UST faculty recall colleague’s spirit in living with ALS

| April 8, 2015 | 0 Comments

KramerBookFormer University of St. Thomas dean Bruce Kramer publicly shared part of his experience living with amyotrophic lateral sclerosis (ALS) through a series broadcast on Minnesota Public Radio and now a book he co-authored with MPR’s Cathy Wurzer. After living with the disease for almost four and a half years, Kramer died March 23 at age 59.

The latter part of the book’s title, “We Know How This Ends: Living while Dying,” is exactly how two of Kramer’s colleagues from St. Thomas’ College of Education, Leadership and Counseling described what he taught them about dying. Sue Huber, who retired last year as an executive vice president and provost of the university, had worked alongside Kramer since he arrived at St. Thomas in 1996.

“I think Bruce was able to change the equation of dying,” said Huber, a parishioner of Assumption in St. Paul. “From dying while you’re still living to living while you’re dying, that was a gift he was able to give to others. He often would say that we all have a limited time. But he was able to make the time count in meaningful ways.”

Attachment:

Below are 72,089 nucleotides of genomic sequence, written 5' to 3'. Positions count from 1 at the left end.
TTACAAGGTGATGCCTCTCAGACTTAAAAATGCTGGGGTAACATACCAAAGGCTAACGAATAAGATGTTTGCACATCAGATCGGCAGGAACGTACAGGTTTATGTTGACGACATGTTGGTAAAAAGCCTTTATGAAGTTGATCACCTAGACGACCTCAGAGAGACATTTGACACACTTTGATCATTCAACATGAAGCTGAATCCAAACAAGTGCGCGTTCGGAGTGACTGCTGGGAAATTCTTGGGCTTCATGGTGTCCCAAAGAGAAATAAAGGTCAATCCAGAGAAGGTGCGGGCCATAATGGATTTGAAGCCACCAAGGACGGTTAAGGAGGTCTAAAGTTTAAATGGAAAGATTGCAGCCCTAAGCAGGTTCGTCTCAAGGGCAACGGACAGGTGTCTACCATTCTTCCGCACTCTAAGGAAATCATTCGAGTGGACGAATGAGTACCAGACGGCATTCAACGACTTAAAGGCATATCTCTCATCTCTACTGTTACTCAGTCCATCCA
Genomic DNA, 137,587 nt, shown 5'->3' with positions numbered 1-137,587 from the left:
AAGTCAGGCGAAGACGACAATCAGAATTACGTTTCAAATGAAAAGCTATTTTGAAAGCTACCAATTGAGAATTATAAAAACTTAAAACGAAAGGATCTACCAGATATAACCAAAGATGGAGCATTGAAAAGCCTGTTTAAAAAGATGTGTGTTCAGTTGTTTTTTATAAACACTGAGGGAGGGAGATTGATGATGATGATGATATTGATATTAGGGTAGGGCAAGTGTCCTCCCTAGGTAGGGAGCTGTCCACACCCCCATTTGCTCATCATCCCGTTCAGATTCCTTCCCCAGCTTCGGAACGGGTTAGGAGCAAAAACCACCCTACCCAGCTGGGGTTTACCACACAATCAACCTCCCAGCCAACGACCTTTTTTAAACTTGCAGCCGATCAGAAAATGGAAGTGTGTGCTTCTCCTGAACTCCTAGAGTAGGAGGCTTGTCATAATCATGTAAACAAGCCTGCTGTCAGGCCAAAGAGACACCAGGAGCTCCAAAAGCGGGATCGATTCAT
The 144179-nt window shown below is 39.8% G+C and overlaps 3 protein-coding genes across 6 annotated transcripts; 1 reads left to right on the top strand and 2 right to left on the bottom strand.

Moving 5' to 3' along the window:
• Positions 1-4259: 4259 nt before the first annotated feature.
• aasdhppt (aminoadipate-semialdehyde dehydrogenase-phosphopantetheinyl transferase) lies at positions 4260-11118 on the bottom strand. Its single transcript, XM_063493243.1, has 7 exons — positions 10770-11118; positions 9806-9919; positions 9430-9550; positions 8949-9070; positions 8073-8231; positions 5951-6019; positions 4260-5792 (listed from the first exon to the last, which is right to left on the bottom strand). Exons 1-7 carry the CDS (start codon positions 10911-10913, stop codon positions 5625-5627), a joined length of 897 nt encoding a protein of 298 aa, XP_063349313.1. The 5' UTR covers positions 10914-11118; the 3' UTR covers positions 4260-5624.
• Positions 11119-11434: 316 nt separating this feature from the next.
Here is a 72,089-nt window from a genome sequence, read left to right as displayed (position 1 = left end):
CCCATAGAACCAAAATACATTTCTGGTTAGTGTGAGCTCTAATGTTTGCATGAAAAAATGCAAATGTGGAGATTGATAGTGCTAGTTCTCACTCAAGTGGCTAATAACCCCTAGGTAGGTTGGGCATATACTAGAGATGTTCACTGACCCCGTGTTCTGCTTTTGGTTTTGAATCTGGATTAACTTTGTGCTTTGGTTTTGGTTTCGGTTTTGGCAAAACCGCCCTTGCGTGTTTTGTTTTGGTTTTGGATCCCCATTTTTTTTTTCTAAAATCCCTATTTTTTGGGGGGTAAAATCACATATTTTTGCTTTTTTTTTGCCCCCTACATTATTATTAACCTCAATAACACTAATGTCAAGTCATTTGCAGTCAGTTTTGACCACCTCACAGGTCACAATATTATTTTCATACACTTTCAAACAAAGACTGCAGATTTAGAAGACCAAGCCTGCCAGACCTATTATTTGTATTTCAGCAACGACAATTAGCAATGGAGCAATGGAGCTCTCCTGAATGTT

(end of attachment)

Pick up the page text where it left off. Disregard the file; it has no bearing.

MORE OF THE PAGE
Describing the book as “deeply introspective,” Huber said Kramer’s spirit of learning and teaching is evident.

“There’s a sense of giving within the text that makes the reader reflect on how you’re giving your life to the world around you,” she said. “An abiding sense of love comes through. I think Bruce loved life. Even at the end, there was no bitterness. I’m quite sure I could never respond to a diagnosis of ALS like he did.”

As for the broadcast series, Huber said she is grateful for how Wurzer’s conversations with Kramer often made her think in uncomfortable ways, especially about death.

“I think it’s healthy to feel that kind of discomfort, in an unusual sort of way,” she said. “Generally, we don’t like to think about or talk about dying. Bruce had to be open to dying.”

St. Thomas education professor emeritus Robert Brown had a hand in hiring Kramer and noted his positivity and values, which stayed with him throughout the course of living with ALS.

“The way he handled himself was so dignified, and informative for other people as he dealt with his disease,” said Brown, a parishioner of Maternity of Mary in St. Paul. “It does show that if you have faith, you can continue to live in a constructive way. Some people lose their faith. There’s a temptation to say ‘Why me, Lord?’ but he wasn’t that type of person. He knew he was terminal, but maintained a sense of humor until the end.”

Huber recalled Kramer’s optimism, deep faith — Kramer was Methodist — and spirit of enjoying life.

“We could laugh about so many things,” she said. “He could even laugh about his ALS.”

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Category: Faith and Culture